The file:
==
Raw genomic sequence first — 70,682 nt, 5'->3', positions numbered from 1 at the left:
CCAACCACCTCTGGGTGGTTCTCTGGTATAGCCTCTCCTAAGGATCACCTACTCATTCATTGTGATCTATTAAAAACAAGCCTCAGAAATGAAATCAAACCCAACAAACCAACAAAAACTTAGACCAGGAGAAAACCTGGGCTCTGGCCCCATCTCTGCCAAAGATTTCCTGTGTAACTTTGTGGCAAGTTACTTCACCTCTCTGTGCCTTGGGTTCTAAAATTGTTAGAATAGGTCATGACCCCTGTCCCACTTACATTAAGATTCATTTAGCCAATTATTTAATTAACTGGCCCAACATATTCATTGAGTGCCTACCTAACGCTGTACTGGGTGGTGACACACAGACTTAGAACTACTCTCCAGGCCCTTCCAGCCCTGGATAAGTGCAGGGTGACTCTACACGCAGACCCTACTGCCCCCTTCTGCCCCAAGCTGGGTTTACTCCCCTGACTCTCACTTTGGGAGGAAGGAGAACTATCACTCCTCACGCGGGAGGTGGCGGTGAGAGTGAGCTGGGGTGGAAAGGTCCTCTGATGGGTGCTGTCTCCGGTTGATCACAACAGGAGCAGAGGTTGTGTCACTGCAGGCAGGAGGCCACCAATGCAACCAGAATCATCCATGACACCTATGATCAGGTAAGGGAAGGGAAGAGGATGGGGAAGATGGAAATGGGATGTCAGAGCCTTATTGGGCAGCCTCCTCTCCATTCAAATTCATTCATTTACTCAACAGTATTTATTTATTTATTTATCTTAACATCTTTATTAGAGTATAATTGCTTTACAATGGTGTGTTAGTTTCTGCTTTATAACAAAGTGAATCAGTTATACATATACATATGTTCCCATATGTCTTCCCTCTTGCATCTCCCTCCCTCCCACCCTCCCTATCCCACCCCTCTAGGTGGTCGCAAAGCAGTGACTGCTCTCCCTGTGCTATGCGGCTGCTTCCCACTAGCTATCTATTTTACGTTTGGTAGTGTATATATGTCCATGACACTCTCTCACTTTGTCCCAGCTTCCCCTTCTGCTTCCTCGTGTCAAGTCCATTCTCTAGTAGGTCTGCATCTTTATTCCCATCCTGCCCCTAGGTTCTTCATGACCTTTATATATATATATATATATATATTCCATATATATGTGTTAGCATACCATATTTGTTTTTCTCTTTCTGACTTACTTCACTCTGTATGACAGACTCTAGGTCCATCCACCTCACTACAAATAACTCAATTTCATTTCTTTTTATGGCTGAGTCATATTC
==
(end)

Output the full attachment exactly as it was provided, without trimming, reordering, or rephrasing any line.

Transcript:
Raw genomic sequence first — 70,682 nt, 5'->3', positions numbered from 1 at the left:
CCAACCACCTCTGGGTGGTTCTCTGGTATAGCCTCTCCTAAGGATCACCTACTCATTCATTGTGATCTATTAAAAACAAGCCTCAGAAATGAAATCAAACCCAACAAACCAACAAAAACTTAGACCAGGAGAAAACCTGGGCTCTGGCCCCATCTCTGCCAAAGATTTCCTGTGTAACTTTGTGGCAAGTTACTTCACCTCTCTGTGCCTTGGGTTCTAAAATTGTTAGAATAGGTCATGACCCCTGTCCCACTTACATTAAGATTCATTTAGCCAATTATTTAATTAACTGGCCCAACATATTCATTGAGTGCCTACCTAACGCTGTACTGGGTGGTGACACACAGACTTAGAACTACTCTCCAGGCCCTTCCAGCCCTGGATAAGTGCAGGGTGACTCTACACGCAGACCCTACTGCCCCCTTCTGCCCCAAGCTGGGTTTACTCCCCTGACTCTCACTTTGGGAGGAAGGAGAACTATCACTCCTCACGCGGGAGGTGGCGGTGAGAGTGAGCTGGGGTGGAAAGGTCCTCTGATGGGTGCTGTCTCCGGTTGATCACAACAGGAGCAGAGGTTGTGTCACTGCAGGCAGGAGGCCACCAATGCAACCAGAATCATCCATGACACCTATGATCAGGTAAGGGAAGGGAAGAGGATGGGGAAGATGGAAATGGGATGTCAGAGCCTTATTGGGCAGCCTCCTCTCCATTCAAATTCATTCATTTACTCAACAGTATTTATTTATTTATTTATCTTAACATCTTTATTAGAGTATAATTGCTTTACAATGGTGTGTTAGTTTCTGCTTTATAACAAAGTGAATCAGTTATACATATACATATGTTCCCATATGTCTTCCCTCTTGCATCTCCCTCCCTCCCACCCTCCCTATCCCACCCCTCTAGGTGGTCGCAAAGCAGTGACTGCTCTCCCTGTGCTATGCGGCTGCTTCCCACTAGCTATCTATTTTACGTTTGGTAGTGTATATATGTCCATGACACTCTCTCACTTTGTCCCAGCTTCCCCTTCTGCTTCCTCGTGTCAAGTCCATTCTCTAGTAGGTCTGCATCTTTATTCCCATCCTGCCCCTAGGTTCTTCATGACCTTTATATATATATATATATATATATTCCATATATATGTGTTAGCATACCATATTTGTTTTTCTCTTTCTGACTTACTTCACTCTGTATGACAGACTCTAGGTCCATCCACCTCACTACAAATAACTCAATTTCATTTCTTTTTATGGCTGAGTCATATTC